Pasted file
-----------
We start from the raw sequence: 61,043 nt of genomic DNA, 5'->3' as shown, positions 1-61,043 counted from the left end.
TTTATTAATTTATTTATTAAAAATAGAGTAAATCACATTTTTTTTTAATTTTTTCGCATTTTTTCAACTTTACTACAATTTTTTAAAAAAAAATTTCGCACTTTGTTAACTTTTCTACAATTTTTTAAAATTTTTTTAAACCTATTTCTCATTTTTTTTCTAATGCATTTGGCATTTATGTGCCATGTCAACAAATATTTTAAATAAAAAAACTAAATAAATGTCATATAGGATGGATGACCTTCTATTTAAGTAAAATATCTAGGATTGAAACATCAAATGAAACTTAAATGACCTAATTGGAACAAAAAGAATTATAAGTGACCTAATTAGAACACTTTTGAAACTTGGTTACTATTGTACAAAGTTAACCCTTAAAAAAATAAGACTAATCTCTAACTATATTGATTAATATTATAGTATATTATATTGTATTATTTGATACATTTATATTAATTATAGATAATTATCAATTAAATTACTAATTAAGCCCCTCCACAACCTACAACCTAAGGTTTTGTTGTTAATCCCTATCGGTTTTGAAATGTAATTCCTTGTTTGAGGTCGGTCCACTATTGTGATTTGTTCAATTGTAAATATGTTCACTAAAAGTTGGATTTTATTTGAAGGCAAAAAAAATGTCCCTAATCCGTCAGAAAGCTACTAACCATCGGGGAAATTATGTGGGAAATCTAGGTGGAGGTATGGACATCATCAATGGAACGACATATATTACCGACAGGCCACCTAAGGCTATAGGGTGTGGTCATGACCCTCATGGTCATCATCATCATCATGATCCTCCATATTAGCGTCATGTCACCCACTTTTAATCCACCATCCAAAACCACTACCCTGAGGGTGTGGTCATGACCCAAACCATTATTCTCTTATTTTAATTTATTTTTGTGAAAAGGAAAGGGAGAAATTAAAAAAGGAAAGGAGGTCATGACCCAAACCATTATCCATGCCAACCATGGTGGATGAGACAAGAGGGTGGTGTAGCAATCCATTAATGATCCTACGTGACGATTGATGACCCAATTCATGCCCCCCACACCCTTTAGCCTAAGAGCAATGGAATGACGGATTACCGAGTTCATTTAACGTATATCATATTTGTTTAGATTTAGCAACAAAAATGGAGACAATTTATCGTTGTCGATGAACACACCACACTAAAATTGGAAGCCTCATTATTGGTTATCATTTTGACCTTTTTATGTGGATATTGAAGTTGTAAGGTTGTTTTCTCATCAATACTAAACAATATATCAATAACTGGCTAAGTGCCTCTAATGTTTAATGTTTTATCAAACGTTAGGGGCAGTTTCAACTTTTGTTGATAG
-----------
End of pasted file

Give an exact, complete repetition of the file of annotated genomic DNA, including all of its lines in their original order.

We start from the raw sequence: 61,043 nt of genomic DNA, 5'->3' as shown, positions 1-61,043 counted from the left end.
TTTATTAATTTATTTATTAAAAATAGAGTAAATCACATTTTTTTTTAATTTTTTCGCATTTTTTCAACTTTACTACAATTTTTTAAAAAAAAATTTCGCACTTTGTTAACTTTTCTACAATTTTTTAAAATTTTTTTAAACCTATTTCTCATTTTTTTTCTAATGCATTTGGCATTTATGTGCCATGTCAACAAATATTTTAAATAAAAAAACTAAATAAATGTCATATAGGATGGATGACCTTCTATTTAAGTAAAATATCTAGGATTGAAACATCAAATGAAACTTAAATGACCTAATTGGAACAAAAAGAATTATAAGTGACCTAATTAGAACACTTTTGAAACTTGGTTACTATTGTACAAAGTTAACCCTTAAAAAAATAAGACTAATCTCTAACTATATTGATTAATATTATAGTATATTATATTGTATTATTTGATACATTTATATTAATTATAGATAATTATCAATTAAATTACTAATTAAGCCCCTCCACAACCTACAACCTAAGGTTTTGTTGTTAATCCCTATCGGTTTTGAAATGTAATTCCTTGTTTGAGGTCGGTCCACTATTGTGATTTGTTCAATTGTAAATATGTTCACTAAAAGTTGGATTTTATTTGAAGGCAAAAAAAATGTCCCTAATCCGTCAGAAAGCTACTAACCATCGGGGAAATTATGTGGGAAATCTAGGTGGAGGTATGGACATCATCAATGGAACGACATATATTACCGACAGGCCACCTAAGGCTATAGGGTGTGGTCATGACCCTCATGGTCATCATCATCATCATGATCCTCCATATTAGCGTCATGTCACCCACTTTTAATCCACCATCCAAAACCACTACCCTGAGGGTGTGGTCATGACCCAAACCATTATTCTCTTATTTTAATTTATTTTTGTGAAAAGGAAAGGGAGAAATTAAAAAAGGAAAGGAGGTCATGACCCAAACCATTATCCATGCCAACCATGGTGGATGAGACAAGAGGGTGGTGTAGCAATCCATTAATGATCCTACGTGACGATTGATGACCCAATTCATGCCCCCCACACCCTTTAGCCTAAGAGCAATGGAATGACGGATTACCGAGTTCATTTAACGTATATCATATTTGTTTAGATTTAGCAACAAAAATGGAGACAATTTATCGTTGTCGATGAACACACCACACTAAAATTGGAAGCCTCATTATTGGTTATCATTTTGACCTTTTTATGTGGATATTGAAGTTGTAAGGTTGTTTTCTCATCAATACTAAACAATATATCAATAACTGGCTAAGTGCCTCTAATGTTTAATGTTTTATCAAACGTTAGGGGCAGTTTCAACTTTTGTTGATAG